Six weeks after her fortieth birthday, Harriet is struck by a rare and life-threatening illness.
What follows is a painful and arduous stay at Charing Cross Hospital.
From the first day in Critical Care, whenever Harriet tries to sleep, the backs of her eyes come alive with soul-sucking gargoyles; she remains awake for the entire six weeks.
Such wakefulness produces its own hallucinations: the gargoyles become metaphors for lurking demons, fear of death, her relationship with her late father, and her dream of having a family.
A stunning blend of poetic memoir and essays, Gargoyles explores the effects of illness, grief, love, and loss, but is also about the power of memory, which both haunts and enriches.
It asks us to celebrate that which is in front of us, not taking our lives and health for granted.
Sometimes, this means we have to learn to live with the gargoyles.
Both haunting and empowering, it’s unlike any other book you’ve read.
- The Face
Experimental and daring, tender and compelling; Gargoyles is a story of illness, trauma and self-knowledge that has burnt itself into my mind forever. I urge you to read this beautifully written and startling book.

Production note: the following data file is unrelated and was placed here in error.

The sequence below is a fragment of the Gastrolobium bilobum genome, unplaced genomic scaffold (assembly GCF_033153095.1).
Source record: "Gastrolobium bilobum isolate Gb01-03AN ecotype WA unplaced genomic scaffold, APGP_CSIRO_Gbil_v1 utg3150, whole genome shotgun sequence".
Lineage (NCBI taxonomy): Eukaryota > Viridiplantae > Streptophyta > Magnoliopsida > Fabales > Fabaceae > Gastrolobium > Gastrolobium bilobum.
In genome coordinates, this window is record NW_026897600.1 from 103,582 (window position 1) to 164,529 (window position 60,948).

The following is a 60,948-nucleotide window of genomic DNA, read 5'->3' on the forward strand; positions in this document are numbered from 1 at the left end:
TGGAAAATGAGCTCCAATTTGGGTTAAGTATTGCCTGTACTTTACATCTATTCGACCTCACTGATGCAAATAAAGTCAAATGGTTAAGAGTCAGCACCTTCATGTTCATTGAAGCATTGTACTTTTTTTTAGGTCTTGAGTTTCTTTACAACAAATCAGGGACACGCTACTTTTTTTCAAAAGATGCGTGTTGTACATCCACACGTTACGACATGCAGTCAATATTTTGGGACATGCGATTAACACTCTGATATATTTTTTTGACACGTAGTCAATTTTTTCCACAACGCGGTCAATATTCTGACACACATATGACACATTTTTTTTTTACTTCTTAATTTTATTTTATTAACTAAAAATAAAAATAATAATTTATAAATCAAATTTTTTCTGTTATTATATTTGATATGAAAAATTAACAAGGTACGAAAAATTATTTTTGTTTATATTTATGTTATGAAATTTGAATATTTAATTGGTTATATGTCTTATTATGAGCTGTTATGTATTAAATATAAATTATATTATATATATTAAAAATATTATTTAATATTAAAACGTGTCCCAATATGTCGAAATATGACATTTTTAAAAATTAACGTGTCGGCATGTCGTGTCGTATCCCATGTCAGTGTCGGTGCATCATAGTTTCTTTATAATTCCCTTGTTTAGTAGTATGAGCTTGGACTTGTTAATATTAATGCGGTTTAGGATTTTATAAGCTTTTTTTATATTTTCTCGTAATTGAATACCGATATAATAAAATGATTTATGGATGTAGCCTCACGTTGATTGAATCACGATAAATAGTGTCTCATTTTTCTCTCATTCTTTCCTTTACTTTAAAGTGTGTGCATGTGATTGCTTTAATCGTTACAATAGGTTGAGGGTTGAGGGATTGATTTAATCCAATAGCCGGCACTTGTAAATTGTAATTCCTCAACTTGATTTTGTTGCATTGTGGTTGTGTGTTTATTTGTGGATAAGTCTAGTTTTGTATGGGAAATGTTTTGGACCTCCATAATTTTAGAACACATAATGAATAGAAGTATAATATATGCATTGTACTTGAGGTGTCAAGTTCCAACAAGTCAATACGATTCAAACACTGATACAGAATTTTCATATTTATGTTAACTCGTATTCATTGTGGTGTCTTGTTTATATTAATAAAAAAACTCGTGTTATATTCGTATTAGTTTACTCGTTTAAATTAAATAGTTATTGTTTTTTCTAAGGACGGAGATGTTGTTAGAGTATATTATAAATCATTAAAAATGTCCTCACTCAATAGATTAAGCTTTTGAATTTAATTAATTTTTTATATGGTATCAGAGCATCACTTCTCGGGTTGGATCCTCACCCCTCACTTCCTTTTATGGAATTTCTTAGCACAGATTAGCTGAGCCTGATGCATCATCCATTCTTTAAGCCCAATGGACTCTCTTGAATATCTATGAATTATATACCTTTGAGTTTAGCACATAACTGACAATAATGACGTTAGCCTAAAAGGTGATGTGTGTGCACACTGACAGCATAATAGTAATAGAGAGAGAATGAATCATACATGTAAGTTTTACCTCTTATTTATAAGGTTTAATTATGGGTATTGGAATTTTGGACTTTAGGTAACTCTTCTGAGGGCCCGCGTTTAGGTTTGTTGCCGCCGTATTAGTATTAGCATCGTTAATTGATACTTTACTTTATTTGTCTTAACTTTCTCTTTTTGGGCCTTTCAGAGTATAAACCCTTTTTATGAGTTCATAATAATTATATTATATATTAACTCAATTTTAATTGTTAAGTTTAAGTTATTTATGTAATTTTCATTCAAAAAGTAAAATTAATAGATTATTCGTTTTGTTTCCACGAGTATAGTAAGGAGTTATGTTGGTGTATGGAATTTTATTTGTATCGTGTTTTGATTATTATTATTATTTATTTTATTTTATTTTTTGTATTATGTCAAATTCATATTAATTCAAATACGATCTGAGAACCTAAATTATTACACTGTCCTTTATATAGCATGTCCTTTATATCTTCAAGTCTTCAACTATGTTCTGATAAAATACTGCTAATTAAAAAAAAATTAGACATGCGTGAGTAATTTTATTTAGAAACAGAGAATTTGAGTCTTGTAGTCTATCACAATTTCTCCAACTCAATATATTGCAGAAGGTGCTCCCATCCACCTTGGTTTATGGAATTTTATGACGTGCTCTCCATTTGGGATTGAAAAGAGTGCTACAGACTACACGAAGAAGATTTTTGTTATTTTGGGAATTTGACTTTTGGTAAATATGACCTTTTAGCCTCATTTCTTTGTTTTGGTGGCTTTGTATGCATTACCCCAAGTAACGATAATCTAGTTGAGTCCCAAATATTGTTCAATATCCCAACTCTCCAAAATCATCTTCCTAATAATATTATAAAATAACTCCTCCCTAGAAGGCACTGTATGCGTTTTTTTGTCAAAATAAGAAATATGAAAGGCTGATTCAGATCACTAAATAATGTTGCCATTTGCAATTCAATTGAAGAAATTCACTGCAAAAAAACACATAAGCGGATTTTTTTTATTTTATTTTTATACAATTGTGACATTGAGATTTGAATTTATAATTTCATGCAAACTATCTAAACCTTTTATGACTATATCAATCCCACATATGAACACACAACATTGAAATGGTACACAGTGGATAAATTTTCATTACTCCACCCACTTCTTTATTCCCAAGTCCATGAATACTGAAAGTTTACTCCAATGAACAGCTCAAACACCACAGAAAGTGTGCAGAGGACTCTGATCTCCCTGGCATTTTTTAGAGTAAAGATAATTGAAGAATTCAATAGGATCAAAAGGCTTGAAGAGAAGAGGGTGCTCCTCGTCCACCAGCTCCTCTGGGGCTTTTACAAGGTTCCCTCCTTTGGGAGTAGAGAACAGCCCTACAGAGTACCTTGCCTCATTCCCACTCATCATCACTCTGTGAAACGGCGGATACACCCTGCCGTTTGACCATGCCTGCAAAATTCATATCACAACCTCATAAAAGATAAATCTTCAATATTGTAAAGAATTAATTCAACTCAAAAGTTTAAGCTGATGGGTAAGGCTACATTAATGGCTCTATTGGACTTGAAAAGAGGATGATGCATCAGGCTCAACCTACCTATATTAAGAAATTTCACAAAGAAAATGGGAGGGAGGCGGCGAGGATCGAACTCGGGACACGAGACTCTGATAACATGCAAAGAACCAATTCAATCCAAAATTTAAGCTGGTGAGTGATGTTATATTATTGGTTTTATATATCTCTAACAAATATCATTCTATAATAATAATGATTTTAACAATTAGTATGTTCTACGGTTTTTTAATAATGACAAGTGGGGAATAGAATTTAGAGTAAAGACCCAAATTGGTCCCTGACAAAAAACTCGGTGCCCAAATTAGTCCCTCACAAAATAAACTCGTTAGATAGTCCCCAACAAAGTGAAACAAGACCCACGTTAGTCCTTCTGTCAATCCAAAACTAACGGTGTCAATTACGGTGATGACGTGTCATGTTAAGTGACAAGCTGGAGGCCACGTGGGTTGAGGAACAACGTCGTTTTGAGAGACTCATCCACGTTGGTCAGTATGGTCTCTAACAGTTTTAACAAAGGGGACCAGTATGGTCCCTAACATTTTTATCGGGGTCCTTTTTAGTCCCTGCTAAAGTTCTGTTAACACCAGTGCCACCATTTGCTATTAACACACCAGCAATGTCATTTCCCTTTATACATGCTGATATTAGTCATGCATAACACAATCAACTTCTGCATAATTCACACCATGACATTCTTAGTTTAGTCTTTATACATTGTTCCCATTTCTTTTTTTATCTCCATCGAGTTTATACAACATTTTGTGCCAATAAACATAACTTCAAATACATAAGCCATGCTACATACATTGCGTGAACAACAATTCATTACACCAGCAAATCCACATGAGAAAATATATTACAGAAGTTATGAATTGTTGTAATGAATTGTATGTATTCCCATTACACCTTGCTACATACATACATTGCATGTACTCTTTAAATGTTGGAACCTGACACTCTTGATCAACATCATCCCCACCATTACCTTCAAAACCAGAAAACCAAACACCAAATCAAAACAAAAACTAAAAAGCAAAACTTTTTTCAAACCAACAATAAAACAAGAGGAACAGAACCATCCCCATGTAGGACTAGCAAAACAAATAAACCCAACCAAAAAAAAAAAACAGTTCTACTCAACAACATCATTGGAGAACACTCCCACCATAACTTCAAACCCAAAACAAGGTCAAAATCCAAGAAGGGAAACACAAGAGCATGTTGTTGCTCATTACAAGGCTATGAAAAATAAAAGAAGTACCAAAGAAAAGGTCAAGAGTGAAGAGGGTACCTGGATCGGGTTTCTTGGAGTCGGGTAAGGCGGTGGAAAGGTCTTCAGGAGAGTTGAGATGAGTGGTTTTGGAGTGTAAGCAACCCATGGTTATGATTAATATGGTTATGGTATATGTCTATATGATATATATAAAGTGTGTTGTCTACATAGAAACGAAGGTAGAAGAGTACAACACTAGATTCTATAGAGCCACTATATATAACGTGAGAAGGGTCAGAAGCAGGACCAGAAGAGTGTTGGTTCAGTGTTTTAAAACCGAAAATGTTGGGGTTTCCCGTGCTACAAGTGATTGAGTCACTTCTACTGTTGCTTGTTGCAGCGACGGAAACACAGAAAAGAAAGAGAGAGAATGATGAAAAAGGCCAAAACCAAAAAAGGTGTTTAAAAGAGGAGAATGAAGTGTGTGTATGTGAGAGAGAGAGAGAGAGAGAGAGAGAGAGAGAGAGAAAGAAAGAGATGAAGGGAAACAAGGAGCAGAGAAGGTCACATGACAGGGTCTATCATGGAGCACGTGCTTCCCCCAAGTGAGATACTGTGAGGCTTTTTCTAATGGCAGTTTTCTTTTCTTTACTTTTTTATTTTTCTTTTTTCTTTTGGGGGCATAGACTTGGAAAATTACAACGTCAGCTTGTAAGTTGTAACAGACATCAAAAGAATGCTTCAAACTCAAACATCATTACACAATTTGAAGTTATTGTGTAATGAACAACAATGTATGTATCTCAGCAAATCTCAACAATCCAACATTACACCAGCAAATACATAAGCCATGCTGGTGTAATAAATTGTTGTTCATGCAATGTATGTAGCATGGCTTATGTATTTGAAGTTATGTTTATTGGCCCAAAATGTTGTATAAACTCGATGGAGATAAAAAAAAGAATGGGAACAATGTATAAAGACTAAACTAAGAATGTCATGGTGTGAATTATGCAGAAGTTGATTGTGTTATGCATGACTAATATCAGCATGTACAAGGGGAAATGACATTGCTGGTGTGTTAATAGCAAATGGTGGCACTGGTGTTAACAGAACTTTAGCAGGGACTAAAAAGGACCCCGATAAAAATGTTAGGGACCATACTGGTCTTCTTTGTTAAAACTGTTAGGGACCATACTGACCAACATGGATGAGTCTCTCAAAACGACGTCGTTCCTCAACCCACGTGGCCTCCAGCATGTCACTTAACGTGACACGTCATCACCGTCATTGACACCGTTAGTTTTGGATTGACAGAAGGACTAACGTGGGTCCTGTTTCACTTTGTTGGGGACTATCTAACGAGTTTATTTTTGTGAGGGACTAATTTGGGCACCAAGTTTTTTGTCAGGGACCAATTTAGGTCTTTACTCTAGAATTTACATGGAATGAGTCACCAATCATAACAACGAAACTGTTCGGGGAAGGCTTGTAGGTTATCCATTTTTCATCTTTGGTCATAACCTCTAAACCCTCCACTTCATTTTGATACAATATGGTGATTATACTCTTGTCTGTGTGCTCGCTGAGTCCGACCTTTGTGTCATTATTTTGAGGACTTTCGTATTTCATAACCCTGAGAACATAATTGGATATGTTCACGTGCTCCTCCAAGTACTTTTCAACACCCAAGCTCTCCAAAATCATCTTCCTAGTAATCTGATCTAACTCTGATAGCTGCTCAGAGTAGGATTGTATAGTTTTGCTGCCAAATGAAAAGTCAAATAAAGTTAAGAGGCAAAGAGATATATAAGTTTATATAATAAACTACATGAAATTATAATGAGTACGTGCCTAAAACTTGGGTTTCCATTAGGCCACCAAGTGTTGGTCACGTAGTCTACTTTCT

- Rebecca Tamás author of Strangers & WITCH
This exquisite book will stay with me for a very, very long time. It is a dazzling account of trauma and recovery, but also a testament to the power of using beautiful writing to excavate our most important moments and find meaning in chaos. It is an astonishing achievement to take slippery subjects like pain, illness, and self-knowledge and render them so lucidly on the page. This warm and moving story is beautifully told. It is a gift, and I urge you to read it.
- Lucia Osborne Crowley, author of I Choose Elena and My Body Keeps Your Secrets
Harriet Mercer writes with exceptional grace, self-awareness and compassion as she gently takes us through some of the most difficult episodes in her life. I’m in awe of what she has accomplished in Gargoyles.
- Zeba Talkhani, author of My Past is a Foreign Country
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Gargoyles, a blend of memoir and essay, brilliantly captures in form and craft the disembodied experience of sudden and life-threatening illness.
- The TLS